I am most grateful for the positive feedback I have recevied since starting this cyber-journey. But what I failed to realise is that I actually have ardent readers who are slightly displeased by my recent absense. I therefore have to apologise for my complacency (beautifully disguising down-right laziness). Thank you for the kick up the behind. I shall ne’er neglect you again. So til my return this eve, take care.
Enobarbus, Anthony’s right-hand, pays homage to her beauty and powers of seduction…
“Age cannot wither her, nor custom stale
Her infinite variety. Other women cloy
The appetites they feed, but she makes me hungry
Where most she satisfies.”
Another glimpse into her luxurious pomp and gorgeous extravagance in all its force and lustre is presented to us when Enobarbus, in rich poetical prose, describes Anthony’s first meeting with Cleopatra.
“The barge she sat in, like a burnished throne,
Burned on the water: the poop was beaten gold;
Purple the sails, and so perfumèd, that
The winds were lovesick with them; the oars were silver,
Which to the tune of flutes kept stroke, and made
The water which they beat to follow faster,
An introduction of this nature would almost certainly prepare the way for, and almost justify Anthony’s infatuation with her.
Pride of beauty and regal haughtiness is perfectly illustrated in her conversation with Antony’s messenger who had been tasked to spy on and report back on Anthony’s antics abroad.
“There’s gold, and here
My bluest veins to kiss!”
But like any jealous, insecure woman, Cleopatra erupts furiously at the unwelcome news of Anthony’s marriage to Octavia and only grew content when told that her rival was homely by Elizabethan standards: short, low-browed and round-faced with bad hair. Not much different to women of today, is she?
My morning started with a bang. Literally. I hit the neighbours’ car as I reversed out of my garage. No negotiation, no inching. Just straight on. Bang! And all before my daily caffeine fix. Utter disbelief quickly followed the perfunctory profanity and then the debate as to whether I should take the high or the low road. I chose to seek the solace of gym and face the music later. I hastily scribbled note endorsed my decision.
The tale of the meeting in the car park, on my return, requires to be told. There we stood; remorseful offender, slightly perturbed other half and gracious neighbour, battling to contain our laughter. A slightly scarred Toyota Tazz had dug her heels in and held her own against my 4×2 now cowering in her garage, ashamed of a bumper which features a crater the size and possible depth of the sea of tranquility. Yes, dear readers. You may laugh too. It could quite easily have gone the other way. Tension and arguments, police reports, reams of insurance claim forms and litres of Rescue Remedy. Instead, we laughed as we parted ways. I am blessed with good neighbours – I hope they can still say the same about me.
My eyes then inadvertently moved up to the speaker and found myself wondering whether she would consider buying such a gift for herself. As if reading my mind, she said, ‘but I wouldn’t get it for myself. It’s too expensive and where would I wear it to’. No-ooo! I wanted scream out loud. Get one for yourself too, it’s gorgeous.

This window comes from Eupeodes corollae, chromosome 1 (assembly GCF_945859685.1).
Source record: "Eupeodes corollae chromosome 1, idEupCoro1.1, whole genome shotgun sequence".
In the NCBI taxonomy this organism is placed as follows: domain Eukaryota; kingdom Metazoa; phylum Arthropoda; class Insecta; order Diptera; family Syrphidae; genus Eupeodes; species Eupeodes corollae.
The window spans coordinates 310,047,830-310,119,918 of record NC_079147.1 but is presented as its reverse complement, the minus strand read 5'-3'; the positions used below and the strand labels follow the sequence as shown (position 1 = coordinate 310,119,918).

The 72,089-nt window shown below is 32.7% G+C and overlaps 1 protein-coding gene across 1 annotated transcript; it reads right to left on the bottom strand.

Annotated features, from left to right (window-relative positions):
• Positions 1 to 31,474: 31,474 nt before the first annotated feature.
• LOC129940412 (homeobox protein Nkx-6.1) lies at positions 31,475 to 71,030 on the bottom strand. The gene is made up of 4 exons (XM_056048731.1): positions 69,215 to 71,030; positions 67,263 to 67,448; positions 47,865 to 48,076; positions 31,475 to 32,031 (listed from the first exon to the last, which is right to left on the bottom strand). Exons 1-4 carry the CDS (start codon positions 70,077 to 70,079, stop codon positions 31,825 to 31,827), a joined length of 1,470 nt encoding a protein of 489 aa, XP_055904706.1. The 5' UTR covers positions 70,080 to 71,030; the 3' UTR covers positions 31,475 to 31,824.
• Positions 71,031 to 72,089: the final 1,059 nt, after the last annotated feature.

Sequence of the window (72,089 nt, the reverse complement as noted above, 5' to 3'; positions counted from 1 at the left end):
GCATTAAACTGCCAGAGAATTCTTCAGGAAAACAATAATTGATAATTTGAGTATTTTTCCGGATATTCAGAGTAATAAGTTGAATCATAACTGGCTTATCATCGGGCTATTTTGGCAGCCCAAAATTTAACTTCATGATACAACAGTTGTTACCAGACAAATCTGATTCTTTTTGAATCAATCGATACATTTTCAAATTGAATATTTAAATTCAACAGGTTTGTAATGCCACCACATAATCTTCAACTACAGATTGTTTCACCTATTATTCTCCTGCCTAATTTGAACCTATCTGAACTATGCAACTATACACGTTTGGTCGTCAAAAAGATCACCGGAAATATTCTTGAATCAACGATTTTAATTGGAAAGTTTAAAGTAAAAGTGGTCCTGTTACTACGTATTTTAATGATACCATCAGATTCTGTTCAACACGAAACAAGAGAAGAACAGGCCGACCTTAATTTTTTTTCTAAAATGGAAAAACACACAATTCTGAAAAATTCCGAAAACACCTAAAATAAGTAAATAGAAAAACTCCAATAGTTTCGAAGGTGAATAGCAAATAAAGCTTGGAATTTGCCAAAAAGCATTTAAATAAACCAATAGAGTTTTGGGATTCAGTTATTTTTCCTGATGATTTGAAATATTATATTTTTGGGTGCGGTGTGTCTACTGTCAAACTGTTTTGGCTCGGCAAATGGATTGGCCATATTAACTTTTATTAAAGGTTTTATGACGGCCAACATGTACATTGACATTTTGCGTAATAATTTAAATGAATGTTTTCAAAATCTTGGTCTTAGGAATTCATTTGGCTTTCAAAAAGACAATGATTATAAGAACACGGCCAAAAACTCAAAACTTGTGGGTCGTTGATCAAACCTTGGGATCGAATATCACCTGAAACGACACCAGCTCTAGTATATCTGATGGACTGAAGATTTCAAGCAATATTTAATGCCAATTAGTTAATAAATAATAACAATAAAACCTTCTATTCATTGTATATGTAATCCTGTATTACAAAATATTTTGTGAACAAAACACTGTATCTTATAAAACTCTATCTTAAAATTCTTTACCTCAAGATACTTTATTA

Why do we lavish gifts on our friends and not on ourselves? Why do we indulge in self-pity, self loathing and self mutilation. We chew our nails to feed our fears. We drape ourselves comfortably in unappealing, ill-fitting clothes but feel undeserving of fabulosity for ourselves. We absorb sympathy but deflect praise. Stress is welcome, peace isn’t. I know of women who cannot even look at themselves in the mirror because they’re not happy with what they see, while other prefer denying themselves the simple pleasures in life for no other reason but because it doesn’t feel right to have fun. That’s just not right.
I believe that you should lavish love on yourself in abundance because you are deserving. Wrap beauty around your body like cashmere. Wallow in grace as you would bath of fragrant bubbles. Loving yourself is by no means egotistical. It is about acknowledgement. It’s about recognising all that you have done, the road you have walked to arrive where you are today. And Maya Angelou, in her poem, Phenomenal Woman, talks about ‘inner mystery’. That intangible something which says, I am strong, confident and beautiful.
A little monster from my past has reared it’s ugly head, forcing me to face some unresolved issues, head on. Not an easy task considering that I actually don’t handle confrontation, very well. It’s presence has therefore sent me and my stomach acid levels through the roof.
But I am blessed to have ‘angels’ in my life. Beautiful people who form an incredible network of support, encouragement and good ‘ol fashion love. They have reminded me that fears and issues will continue to resurface until I deal with them confidently and lovingly; that fears, as they reappear, will continue to increase in complexity until I grow in statue and triumph over them. And that being at the level of consciousness which I am, I cannot sweep anything unresolved under the carpet in the hope that it will automatically ‘be taken care of’. I owe it to myself to grow – larger than any ‘monster’ – and deal with whatever the past (or future) throws at me. However, there’s also a naughty little elf on the other shoulder whispering rather self-indulgently that to live well is the best revenge. And I have to admit that I am blessed with a good life.